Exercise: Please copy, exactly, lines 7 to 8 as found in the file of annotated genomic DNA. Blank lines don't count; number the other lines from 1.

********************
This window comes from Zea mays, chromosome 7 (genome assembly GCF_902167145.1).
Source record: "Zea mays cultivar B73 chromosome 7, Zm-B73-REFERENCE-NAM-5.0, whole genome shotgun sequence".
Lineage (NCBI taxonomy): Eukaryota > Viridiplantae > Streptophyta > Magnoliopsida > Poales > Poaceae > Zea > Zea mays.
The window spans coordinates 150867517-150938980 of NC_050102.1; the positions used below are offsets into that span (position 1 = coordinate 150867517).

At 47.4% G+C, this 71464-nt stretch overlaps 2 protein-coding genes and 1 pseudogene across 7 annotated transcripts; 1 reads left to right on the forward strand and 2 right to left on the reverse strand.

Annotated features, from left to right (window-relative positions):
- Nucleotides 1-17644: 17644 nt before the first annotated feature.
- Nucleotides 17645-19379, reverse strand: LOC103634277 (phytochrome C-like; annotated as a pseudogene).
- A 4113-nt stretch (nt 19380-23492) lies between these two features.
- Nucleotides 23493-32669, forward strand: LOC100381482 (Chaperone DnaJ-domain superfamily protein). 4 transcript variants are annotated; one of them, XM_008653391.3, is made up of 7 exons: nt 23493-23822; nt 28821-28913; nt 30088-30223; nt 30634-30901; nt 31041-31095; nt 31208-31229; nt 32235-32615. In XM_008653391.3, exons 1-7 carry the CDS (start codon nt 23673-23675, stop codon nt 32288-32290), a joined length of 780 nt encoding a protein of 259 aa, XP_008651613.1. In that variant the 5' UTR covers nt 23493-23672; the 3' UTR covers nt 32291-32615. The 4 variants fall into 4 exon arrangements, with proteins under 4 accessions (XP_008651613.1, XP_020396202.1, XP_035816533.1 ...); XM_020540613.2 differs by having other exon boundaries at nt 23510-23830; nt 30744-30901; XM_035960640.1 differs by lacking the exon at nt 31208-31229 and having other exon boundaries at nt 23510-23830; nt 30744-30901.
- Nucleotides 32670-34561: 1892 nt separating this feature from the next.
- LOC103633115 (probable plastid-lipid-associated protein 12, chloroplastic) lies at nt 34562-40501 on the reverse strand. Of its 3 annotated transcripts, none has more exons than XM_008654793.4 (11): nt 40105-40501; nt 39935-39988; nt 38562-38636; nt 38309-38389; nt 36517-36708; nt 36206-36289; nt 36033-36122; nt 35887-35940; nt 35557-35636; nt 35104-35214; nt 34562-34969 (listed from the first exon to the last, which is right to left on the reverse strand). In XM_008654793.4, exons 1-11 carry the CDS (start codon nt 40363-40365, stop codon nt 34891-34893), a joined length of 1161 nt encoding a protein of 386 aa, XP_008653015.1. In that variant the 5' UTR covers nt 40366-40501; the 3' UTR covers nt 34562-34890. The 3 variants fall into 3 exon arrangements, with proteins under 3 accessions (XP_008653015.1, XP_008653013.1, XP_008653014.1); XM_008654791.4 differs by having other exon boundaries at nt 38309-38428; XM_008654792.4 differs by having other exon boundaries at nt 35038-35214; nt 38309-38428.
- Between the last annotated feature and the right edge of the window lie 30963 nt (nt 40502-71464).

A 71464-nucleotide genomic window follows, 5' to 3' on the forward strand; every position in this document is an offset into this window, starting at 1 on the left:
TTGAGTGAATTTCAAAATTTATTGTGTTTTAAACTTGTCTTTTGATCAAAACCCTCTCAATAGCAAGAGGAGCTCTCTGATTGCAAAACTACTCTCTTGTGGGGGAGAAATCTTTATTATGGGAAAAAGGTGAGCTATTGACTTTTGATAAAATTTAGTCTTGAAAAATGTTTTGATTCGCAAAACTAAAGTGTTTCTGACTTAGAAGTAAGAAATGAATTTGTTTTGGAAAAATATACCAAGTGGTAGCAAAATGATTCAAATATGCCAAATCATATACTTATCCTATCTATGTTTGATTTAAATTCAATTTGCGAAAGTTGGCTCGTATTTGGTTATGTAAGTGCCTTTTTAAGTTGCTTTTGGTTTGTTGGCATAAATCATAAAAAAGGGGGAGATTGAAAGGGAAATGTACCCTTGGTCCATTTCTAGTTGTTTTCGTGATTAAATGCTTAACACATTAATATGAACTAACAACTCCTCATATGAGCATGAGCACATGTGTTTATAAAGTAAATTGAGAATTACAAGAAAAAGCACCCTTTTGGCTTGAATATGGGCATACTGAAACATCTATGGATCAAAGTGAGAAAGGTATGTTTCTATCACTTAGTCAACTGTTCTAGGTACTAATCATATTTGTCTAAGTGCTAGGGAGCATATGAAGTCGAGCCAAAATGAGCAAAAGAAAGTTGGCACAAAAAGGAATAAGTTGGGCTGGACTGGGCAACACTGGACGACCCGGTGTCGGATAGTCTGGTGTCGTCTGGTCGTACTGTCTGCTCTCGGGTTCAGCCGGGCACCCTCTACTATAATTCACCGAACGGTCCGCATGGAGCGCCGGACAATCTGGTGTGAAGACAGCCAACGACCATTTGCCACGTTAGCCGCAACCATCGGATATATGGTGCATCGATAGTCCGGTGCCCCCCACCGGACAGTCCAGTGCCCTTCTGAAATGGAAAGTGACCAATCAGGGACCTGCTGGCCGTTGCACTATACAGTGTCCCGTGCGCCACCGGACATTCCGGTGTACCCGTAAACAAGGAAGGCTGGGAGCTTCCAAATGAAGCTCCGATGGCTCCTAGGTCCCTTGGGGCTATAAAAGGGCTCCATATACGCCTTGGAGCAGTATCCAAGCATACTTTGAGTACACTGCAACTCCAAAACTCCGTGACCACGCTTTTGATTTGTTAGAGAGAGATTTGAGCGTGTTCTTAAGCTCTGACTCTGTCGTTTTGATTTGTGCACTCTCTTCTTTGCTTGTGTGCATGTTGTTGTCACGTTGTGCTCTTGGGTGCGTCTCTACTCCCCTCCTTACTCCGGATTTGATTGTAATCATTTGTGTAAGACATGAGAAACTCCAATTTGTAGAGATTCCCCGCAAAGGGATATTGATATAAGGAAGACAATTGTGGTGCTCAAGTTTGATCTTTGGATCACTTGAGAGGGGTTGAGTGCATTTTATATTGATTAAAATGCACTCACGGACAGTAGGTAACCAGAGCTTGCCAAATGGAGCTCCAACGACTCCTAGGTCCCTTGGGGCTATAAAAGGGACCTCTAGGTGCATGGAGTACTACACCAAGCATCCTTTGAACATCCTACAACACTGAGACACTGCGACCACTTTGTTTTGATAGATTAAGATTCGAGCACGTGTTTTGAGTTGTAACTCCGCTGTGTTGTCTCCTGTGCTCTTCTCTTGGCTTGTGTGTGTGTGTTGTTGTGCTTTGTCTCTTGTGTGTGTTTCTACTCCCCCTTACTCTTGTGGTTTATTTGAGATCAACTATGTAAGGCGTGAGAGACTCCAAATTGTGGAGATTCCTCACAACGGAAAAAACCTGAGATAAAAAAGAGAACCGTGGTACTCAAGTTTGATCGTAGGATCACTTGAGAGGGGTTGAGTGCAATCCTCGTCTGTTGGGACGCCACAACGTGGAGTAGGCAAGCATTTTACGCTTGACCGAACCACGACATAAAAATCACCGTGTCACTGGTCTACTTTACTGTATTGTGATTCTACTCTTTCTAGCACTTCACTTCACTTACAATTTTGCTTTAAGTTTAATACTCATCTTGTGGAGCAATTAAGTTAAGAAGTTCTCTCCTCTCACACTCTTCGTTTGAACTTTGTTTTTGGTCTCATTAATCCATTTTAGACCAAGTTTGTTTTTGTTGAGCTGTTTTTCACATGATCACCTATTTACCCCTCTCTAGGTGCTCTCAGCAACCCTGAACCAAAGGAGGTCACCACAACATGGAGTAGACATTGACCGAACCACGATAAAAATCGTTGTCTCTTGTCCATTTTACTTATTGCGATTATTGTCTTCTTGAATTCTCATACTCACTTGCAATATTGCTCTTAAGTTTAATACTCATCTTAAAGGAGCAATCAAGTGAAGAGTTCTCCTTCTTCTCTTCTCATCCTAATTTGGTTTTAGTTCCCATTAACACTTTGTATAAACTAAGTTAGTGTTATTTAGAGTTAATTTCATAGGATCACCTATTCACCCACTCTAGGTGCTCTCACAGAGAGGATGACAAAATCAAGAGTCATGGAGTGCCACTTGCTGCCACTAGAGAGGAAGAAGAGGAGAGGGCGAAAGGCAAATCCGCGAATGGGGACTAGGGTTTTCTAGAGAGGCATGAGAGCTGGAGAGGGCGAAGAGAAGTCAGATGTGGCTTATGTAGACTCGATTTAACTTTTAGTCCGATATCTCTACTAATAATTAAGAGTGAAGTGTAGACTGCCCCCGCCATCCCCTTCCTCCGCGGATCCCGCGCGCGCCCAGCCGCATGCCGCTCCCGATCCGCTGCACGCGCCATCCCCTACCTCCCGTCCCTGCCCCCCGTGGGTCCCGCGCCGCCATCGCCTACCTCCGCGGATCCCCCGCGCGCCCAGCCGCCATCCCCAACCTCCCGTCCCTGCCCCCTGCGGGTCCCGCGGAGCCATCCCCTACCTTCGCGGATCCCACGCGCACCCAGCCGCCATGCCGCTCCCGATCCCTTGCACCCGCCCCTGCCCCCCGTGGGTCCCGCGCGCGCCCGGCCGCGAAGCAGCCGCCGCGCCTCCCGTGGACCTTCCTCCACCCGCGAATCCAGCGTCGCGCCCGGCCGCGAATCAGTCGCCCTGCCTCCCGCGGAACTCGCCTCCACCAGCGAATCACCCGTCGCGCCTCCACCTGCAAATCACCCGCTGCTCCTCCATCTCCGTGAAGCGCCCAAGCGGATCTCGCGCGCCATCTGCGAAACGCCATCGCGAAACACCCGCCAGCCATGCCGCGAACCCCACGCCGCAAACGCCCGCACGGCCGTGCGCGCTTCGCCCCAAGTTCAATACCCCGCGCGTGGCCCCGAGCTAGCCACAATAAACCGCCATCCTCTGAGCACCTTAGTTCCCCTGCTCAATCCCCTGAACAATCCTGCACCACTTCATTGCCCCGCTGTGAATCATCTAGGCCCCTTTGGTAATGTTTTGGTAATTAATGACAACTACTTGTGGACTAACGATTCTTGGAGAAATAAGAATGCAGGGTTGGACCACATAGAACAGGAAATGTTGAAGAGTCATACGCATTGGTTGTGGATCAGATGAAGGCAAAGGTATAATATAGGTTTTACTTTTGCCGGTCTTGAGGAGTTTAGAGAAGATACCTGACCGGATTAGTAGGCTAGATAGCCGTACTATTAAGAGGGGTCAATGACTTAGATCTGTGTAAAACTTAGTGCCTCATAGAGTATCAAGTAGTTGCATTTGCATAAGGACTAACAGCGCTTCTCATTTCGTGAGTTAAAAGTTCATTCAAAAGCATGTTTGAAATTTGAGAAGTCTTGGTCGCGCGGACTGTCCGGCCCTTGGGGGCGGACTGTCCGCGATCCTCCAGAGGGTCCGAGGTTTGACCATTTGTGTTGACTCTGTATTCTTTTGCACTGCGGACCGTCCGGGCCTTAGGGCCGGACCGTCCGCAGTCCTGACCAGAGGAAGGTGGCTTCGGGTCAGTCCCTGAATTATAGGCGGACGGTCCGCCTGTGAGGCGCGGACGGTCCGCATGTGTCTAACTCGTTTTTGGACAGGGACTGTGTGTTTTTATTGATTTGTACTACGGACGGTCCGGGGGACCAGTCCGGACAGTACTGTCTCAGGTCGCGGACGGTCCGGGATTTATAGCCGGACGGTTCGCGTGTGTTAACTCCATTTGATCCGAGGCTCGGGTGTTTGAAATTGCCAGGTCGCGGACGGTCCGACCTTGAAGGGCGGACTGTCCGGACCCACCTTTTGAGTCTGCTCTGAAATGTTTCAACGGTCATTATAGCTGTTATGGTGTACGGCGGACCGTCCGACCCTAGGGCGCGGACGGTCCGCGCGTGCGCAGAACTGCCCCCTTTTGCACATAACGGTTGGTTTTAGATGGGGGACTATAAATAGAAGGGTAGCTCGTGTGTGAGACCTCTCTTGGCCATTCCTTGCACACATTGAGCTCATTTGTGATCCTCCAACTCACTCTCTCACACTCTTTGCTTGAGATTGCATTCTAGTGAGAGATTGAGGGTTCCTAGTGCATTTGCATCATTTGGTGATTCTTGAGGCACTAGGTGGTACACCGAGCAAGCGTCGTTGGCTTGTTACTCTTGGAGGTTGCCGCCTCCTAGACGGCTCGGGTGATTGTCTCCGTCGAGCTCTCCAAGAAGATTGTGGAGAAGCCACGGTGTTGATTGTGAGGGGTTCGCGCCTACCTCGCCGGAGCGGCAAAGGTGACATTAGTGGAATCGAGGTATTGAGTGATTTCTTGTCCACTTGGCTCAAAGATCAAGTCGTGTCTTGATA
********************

- Nucleotides 1-17644: 17644 nt before the first annotated feature.
- Nucleotides 17645-19379, reverse strand: LOC103634277 (phytochrome C-like; annotated as a pseudogene).